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The Will to Secede: Why It's Not Just a Right-Wing Fantasy

Conversations about secession highlight a hidden, but not absent, existential aspect of the American nation-state: that union is no less a choice than disunion.

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Such possibilities are literally endless because, on the ground, the fissures and centrifugal forces in American life are nearly infinite. Just as the Communist Party officially endorsed the creation of a single state for African Americans in the 1930s, might not gays and lesbians seek their own state? Could not bicycle enthusiasts, eager to smite global warming through the refusal to drive automobiles, welcome their own territory? And of course, the rise of religious polities would be unstoppable. The Baptists could have a state. The Catholics. The Mormons—wait, they already have one. And on and on.

Arise ye secessionists of the earth!

The Right does not have a monopoly on secessionist spirit. Enthusiasm for quixotic campaigns around the independence of states or regions has long fascinated progressives, an enthusiasm animated by a straightforward “small is beautiful” perspective. Just as cities can become bastions of reform and even instruments of liberation, compact smaller nation-states, by virtue of their size alone, can afford to embrace aspects of direct democracy and participatory deliberation that routinely elude large nations. This secessionist impulse often captivates progressives during periods of national retrenchment, such as the 1980s Reagan presidency and the dark years of George W. Bush. When achieving national power seems a forlorn hope, understandably the idea
of new political arrangements, which would allow the Left to mount experiments without the impediment of conservative interests, ignites enthusiasm.

However, expediency does not entirely explain the Left’s openness to secessionist ideas and to the revolutionary impulse full stop. There have always been progressives who saw in the very size and scale of the United States the sources of its awesome military and destructive might. By literally downsizing the “Pentagon of power,” to paraphrase the cultural critic Lewis Mumford, the U.S. capacity to do harm in the world would be reduced. For some resisters of total militarization of U.S. life—from the President and assassin-in-chief to the special domestic programs for military veterans only—the sharpest blow struck for peace would be to dismantle the political structure of the United States.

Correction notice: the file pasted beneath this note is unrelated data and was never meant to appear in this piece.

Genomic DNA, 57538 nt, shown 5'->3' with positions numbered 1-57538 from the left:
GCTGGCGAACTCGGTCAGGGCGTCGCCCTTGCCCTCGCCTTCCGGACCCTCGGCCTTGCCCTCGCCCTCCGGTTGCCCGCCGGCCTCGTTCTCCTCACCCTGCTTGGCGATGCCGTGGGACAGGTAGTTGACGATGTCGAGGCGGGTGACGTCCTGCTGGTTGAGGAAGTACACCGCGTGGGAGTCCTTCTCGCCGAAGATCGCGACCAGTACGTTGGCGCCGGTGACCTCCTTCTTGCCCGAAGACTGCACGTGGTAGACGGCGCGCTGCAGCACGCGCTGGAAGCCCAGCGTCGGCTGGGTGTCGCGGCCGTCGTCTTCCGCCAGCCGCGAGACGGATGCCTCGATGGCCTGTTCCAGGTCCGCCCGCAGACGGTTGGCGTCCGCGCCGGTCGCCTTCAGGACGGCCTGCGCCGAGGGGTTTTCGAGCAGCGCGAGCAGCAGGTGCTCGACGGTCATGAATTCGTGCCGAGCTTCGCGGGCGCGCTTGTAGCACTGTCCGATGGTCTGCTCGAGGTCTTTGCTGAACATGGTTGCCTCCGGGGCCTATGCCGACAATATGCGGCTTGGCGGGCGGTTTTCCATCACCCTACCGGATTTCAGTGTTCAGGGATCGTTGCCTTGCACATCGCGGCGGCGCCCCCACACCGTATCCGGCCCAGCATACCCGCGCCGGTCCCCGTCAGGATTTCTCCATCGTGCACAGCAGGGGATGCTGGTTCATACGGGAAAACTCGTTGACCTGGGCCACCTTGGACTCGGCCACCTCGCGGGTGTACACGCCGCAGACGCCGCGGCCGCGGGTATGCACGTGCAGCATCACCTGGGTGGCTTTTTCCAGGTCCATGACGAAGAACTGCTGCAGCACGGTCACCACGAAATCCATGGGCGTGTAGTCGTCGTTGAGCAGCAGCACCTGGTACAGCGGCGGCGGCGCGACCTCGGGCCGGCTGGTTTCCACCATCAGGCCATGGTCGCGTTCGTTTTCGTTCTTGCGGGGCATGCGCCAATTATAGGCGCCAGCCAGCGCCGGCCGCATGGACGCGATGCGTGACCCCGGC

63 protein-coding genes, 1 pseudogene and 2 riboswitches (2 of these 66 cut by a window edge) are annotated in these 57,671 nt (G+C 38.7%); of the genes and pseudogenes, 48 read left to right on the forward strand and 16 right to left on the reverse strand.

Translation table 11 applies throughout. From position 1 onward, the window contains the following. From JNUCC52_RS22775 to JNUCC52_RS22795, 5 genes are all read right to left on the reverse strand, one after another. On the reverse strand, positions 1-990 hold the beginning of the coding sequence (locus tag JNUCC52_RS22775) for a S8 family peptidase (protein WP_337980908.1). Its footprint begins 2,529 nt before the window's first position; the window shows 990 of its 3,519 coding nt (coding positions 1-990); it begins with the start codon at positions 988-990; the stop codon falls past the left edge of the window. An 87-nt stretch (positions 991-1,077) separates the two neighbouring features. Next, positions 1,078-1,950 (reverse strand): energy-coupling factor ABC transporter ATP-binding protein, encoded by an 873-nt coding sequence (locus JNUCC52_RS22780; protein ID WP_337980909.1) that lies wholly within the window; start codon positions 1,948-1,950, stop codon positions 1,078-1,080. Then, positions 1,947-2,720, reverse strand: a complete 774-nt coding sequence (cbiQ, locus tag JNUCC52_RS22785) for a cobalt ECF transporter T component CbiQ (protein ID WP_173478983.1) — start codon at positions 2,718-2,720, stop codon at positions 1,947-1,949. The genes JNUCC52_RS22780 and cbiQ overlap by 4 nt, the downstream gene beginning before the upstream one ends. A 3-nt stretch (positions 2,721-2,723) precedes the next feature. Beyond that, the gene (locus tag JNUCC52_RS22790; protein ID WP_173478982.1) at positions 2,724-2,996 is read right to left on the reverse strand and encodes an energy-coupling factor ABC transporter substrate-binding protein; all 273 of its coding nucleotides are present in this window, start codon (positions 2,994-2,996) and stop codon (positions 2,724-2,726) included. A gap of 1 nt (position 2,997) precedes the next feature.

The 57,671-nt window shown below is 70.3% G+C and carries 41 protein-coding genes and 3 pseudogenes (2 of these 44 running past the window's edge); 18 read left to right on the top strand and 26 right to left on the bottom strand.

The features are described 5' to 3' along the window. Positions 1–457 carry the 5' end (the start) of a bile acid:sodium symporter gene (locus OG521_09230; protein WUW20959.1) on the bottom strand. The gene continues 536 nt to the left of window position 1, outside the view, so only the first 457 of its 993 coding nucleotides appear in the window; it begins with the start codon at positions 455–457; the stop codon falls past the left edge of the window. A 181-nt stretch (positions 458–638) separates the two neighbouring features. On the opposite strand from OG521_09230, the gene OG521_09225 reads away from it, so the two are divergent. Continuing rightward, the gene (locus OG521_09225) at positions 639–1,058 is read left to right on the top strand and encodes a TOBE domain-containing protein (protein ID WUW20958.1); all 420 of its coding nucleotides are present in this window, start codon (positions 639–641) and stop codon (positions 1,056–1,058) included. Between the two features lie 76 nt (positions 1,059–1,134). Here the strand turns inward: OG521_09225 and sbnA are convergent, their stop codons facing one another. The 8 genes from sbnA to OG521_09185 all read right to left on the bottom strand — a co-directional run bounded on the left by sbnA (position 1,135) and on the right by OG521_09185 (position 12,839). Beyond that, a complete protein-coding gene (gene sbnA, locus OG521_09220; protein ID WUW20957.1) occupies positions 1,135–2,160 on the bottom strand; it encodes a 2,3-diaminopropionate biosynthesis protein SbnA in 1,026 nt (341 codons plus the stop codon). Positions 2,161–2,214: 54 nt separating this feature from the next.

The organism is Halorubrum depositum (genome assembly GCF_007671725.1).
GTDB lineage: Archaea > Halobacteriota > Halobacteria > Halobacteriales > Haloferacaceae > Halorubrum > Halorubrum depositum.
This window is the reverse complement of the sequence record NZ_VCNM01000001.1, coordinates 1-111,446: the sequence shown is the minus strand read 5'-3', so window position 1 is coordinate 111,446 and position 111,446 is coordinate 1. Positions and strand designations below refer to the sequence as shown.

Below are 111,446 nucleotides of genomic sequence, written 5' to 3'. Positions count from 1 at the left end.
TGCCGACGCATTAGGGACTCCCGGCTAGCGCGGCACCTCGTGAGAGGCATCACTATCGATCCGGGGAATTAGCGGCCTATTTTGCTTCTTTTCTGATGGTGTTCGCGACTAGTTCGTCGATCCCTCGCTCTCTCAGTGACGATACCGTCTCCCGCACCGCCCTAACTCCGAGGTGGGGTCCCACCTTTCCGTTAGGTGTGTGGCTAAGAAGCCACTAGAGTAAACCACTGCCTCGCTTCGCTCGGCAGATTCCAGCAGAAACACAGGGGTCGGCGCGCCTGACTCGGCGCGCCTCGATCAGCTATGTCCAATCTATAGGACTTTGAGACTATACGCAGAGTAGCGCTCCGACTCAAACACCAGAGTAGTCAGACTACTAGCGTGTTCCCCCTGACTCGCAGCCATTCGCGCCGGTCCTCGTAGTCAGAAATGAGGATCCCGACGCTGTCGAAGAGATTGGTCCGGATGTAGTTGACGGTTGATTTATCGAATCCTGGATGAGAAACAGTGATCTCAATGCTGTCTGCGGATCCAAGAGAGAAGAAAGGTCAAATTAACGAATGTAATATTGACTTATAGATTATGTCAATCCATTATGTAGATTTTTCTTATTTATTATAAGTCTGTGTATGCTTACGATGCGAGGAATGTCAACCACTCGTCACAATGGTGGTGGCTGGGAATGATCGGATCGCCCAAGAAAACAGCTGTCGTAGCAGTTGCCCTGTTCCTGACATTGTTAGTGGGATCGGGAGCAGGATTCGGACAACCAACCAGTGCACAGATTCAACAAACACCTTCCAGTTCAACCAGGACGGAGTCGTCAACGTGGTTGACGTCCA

The fantasy of disunion does hold out the possibility of a progressive, social democratic and peace-mongering nation-state—a political destination long sought by the Left. In Ernest Callenbach’s visionary 1975 novel,  Ecotopia, this sort of wishful alternative reality is laid out in its full glory. In clunky prose, Callenbach creates a speculative world centered around the political independence of the North- west—an area that today covers the coastal parts of three states, California, Oregon and Washington. The country of Ecotopia resembles Holland in its respect for social freedom; Switzerland in avoiding foreign-policy entanglements; and Germany in its embrace of an environmentally aware, Protestant lifestyle.


In the novel, a journalist from what remains of the United States visits Ecotopia 20 years after secession “not so much to oppose Ecotopia as to understand it.” The narrator, “an international affairs reporter” named William Weston, concludes, after a six-week reporting trip, that “the risky social experiments undertaken here have worked on a biological level.”

Weston continued: “Ecotopian air and water are everywhere crystal clear. … Food is plentiful, wholesome and recognizable. All life-systems are operating on a stable-state basis, and can go on doing so indefinitely. The health and general well-being of the people are undeniable.”

But the narrator, who is after all a citizen of the United States, admits that realizing green dreams has come at an enormous cost in material living standards.“Consumption [is] markedly below ours [in the United States] to a degree that would never be tolerated by Americans generally,” he writes. Yet the very survival of Ecotopia lends credence to an argument that “the era of great nation-states” is fading away and that “separatism is desirable on ecological as well as cultural grounds.”

 
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